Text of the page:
Plywood undersized router bits

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Forum topic by woodworkingdrew posted 06-18-2014 01:30 AM 2314 views 1 time favorited 12 replies Add to Favorites Watch
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190 posts in 1807 days

06-18-2014 01:30 AM

So I was all excited to use my new freud plywood undersize bits today. I used the 3/4 bit and the plywood didnt fit at all. Are there vaneer plywoods that are actual 3/4 thickness?

-- Andrew, California

12 replies so far

View sawdustjunkie's profile


389 posts in 1915 days

#1 posted 06-18-2014 01:34 AM

Not that I have ever used.
The undersize router bits are sometimes not correct either.
When I use 1/2” plywood I have 3 different undersize bits to try and make the fit.

-- Steve: Franklin, WI

View TheDane's profile (online now)


5545 posts in 3861 days

#2 posted 06-18-2014 01:40 AM

Steve is right … plywood thicknesses are all over the place. The only way I have found to get correct-width dadoes is to use an undersized bit and router dado jig that I saw in WoodSmith magazine …

-- Gerry -- "I don't plan to ever really grow up ... I'm just going to learn how to act in public!"

View RockyTopScott's profile


1186 posts in 3676 days

#3 posted 06-18-2014 01:47 AM

I use Whiteside plywood bits with good success but a jig like Gerry mentions above is almost fool proof.

-- “When you want to help people, you tell them the truth. When you want to help yourself, you tell them what they want to hear.” ― Thomas Sowell

View JAAune's profile


1850 posts in 2515 days

#4 posted 06-18-2014 01:51 AM

If you want a perfect fit on every panel, the simplest method is to mill a dado 1/16” thinner than the plywood then use a rabbet bit and router table to size the edge of the plywood to fit the dado. The rabbet bit needs to cut the top side of the plywood as it goes through the router table to ensure each piece of plywood comes out with a tongue the exact same thickness.

The problem with trying to get a perfect fit straight off the router bit is that a sheet of plywood often varies 1/32” in thickness from one end to the next.

-- See my work at and

View Redoak49's profile


3661 posts in 2187 days

#5 posted 06-18-2014 01:58 AM

I think the best way is what is already mentioned using the router dado jig. It is as fool proof as any method out there.

View knotscott's profile


8146 posts in 3573 days

#6 posted 06-18-2014 09:19 AM

Plywood thickness can vary a lot within the same panel depending on where you measure it, which makes it darn tough to find a bit that will fit perfectly. I used to spend a lot time picking the best looking veneer….now I spend time checking thickness uniformity.

-- Happiness is like wetting your pants...everyone can see it, but only you can feel the warmth....

View bondogaposis's profile


5086 posts in 2549 days

#7 posted 06-18-2014 12:45 PM

Are there vaneer plywoods that are actual 3/4 thickness?

No, not unless you get a hold of some really old plywood, thirty years ago plywood ran true to size, those days are over.

-- Bondo Gaposis

View TheWoodenOyster's profile


1317 posts in 2133 days

#8 posted 06-18-2014 01:48 PM

Andrew, the exact same thing happened to me about 2 weeks ago. I was really unhappy. I used a 23/32” thinking that was “undersized” and the plywood was still too thick. My initial reaction was just what you have stated – Is some veneer ply actually a true 3/4”? My conclujsion is yes. I have two different 3/4” veneer plys from different sources. Neither one fit the 23/32” dado. My guess is that the plywood itself is 23/32”, but when they add the veneer, it gets just a hair thicker, and ends up around 3/4”.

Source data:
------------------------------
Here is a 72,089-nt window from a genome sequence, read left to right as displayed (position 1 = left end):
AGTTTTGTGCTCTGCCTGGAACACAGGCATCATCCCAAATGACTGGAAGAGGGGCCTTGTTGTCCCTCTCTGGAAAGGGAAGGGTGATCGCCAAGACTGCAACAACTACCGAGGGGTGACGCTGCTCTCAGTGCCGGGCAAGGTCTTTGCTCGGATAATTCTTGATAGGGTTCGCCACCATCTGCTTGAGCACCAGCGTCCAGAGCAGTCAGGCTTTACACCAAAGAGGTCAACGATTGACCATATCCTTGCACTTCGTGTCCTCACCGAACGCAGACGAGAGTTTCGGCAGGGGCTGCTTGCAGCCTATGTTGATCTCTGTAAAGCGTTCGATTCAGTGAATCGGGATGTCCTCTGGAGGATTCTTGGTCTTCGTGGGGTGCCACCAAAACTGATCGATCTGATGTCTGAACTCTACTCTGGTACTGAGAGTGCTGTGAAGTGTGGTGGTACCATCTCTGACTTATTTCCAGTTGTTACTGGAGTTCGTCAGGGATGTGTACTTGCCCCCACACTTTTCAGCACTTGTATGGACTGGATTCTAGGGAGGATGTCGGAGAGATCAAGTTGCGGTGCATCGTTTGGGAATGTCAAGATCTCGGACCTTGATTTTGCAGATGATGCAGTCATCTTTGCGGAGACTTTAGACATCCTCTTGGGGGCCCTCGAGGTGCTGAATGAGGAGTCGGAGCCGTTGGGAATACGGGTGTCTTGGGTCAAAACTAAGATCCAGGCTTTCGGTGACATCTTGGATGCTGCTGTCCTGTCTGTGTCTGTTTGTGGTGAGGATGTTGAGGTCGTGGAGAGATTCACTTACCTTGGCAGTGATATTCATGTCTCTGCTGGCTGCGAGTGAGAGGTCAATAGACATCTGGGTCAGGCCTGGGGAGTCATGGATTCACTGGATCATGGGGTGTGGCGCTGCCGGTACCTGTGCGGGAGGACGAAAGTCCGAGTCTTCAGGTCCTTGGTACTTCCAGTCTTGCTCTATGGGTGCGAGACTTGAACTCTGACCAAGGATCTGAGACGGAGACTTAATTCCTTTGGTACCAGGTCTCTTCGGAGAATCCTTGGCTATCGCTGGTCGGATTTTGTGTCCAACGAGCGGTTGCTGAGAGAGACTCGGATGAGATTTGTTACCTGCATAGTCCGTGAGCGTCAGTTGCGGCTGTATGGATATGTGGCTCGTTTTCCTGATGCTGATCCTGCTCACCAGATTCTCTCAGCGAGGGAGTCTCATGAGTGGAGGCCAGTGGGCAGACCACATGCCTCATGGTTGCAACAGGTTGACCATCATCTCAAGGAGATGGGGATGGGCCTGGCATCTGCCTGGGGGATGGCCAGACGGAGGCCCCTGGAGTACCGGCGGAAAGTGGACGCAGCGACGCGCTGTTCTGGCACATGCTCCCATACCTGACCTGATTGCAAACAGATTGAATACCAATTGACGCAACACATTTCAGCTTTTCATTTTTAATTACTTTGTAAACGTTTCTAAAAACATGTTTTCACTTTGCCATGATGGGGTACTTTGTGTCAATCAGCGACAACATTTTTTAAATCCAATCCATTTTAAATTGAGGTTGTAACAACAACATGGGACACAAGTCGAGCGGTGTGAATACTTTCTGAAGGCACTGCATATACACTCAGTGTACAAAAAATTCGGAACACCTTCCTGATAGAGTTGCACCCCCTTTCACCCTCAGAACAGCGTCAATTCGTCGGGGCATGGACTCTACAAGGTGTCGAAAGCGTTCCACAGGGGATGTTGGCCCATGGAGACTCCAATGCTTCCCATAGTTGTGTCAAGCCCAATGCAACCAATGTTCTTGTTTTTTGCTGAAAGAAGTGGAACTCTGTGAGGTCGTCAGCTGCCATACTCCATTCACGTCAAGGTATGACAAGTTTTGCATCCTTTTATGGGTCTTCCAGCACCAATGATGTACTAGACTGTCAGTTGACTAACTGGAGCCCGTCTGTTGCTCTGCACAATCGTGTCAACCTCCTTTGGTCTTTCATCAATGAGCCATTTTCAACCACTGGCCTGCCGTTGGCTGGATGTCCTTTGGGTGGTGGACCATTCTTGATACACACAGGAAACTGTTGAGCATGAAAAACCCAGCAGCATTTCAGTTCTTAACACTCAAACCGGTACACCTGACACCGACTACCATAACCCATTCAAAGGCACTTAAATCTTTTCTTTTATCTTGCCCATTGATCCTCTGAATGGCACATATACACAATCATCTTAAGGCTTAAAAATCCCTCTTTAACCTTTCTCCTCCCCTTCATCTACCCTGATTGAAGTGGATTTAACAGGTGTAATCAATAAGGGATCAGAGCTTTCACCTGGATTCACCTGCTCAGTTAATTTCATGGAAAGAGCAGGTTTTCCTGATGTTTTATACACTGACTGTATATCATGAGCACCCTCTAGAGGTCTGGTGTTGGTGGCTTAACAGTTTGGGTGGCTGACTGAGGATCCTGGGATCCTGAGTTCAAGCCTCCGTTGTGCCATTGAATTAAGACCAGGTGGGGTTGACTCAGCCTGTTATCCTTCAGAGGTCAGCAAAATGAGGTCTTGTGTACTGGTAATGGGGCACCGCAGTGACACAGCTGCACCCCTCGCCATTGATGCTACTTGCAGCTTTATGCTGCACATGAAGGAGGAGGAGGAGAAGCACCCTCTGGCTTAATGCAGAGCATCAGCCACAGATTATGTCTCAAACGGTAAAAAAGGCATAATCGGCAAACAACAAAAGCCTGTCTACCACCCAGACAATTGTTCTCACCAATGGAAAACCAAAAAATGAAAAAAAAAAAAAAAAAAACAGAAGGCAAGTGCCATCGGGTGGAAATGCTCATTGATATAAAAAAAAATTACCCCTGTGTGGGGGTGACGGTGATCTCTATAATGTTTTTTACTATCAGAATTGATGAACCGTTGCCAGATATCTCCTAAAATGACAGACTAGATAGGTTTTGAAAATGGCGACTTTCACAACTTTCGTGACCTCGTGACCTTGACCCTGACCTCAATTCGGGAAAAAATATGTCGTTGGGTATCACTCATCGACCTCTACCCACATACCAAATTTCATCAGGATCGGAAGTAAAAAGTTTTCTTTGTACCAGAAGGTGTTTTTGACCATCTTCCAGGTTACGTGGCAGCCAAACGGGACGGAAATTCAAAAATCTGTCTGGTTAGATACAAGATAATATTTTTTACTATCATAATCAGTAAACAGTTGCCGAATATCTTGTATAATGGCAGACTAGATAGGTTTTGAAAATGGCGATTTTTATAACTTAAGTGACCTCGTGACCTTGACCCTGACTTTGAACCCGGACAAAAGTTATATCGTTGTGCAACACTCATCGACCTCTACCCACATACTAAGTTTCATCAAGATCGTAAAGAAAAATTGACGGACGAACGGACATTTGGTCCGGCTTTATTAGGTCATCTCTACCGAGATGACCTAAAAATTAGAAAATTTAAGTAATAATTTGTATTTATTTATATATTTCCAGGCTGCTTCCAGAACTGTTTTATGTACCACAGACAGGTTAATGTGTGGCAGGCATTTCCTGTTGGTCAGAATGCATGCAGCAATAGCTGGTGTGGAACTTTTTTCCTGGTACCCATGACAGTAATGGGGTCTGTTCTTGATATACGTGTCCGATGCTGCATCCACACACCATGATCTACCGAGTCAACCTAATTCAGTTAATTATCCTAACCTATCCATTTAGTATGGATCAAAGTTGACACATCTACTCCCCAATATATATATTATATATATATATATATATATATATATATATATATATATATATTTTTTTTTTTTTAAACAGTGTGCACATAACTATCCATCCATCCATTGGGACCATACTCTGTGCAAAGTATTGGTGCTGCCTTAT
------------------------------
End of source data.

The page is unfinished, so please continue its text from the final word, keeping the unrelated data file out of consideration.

-- The Wood Is Your Oyster

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1317 posts in 2133 days

#9 posted 06-18-2014 01:52 PM

That jig is nice and seems like it would work great. Thanks for posting that.

-- The Wood Is Your Oyster

View bonesbr549's profile


1576 posts in 3265 days

#10 posted 06-18-2014 02:01 PM

I’ve not seen 3/4” ply in a long long time. I run my ply over a bit on the table to take it down to a fixed width and leave a lip over the edge. Just like mortise and tenon, I cut the dado and cut the ply to fit the dado. Either take some off each side or leave a lip below. Mostly I do one side (bottom of ply) it’s much quicker.

-- Sooner or later Liberals run out of other people's money.

View BinghamtonEd's profile


2298 posts in 2567 days

#11 posted 06-18-2014 02:59 PM

I have the Freud undersized plywood bit, ran into the same problem as you did. I ended up cutting a rabbet along the shelf edge, using an edge guide, to get it to fit. Next time I need to do it, I’ll be making that adjustable jig.

On an related note (related to the dado jig), I can’t find any place in town that carries 1/4” hardboard. The BORG only carries 1/8”.

-- - The mightiest oak in the forest is just a little nut that held its ground.

View davidroberts's profile


1027 posts in 3684 days

#12 posted 06-21-2014 07:06 AM

I believe 3/4” Baltic birch plywood, and I mean true Baltic birch is manufactured as a true 3/4” thick, similar for 1/4” and 1/2” Baltic birch. It’s been awhile since I’ve had some in the shop. Of course moisture could affect plywood thickness, maybe just enough for “too” snug or just a hair loose, but so could the country of origin, manufacturing process, etc. I agree with the consensus that making an adjustable jig is time well spent.

I’ve seen free online plans for a dirt simple jig that works fine to a jig by Kent Shepherd and also featured in Fine Woodworking magazine
that still makes me drool. The link to FWW may be members only.

-- Better woodworking through old hand tools.

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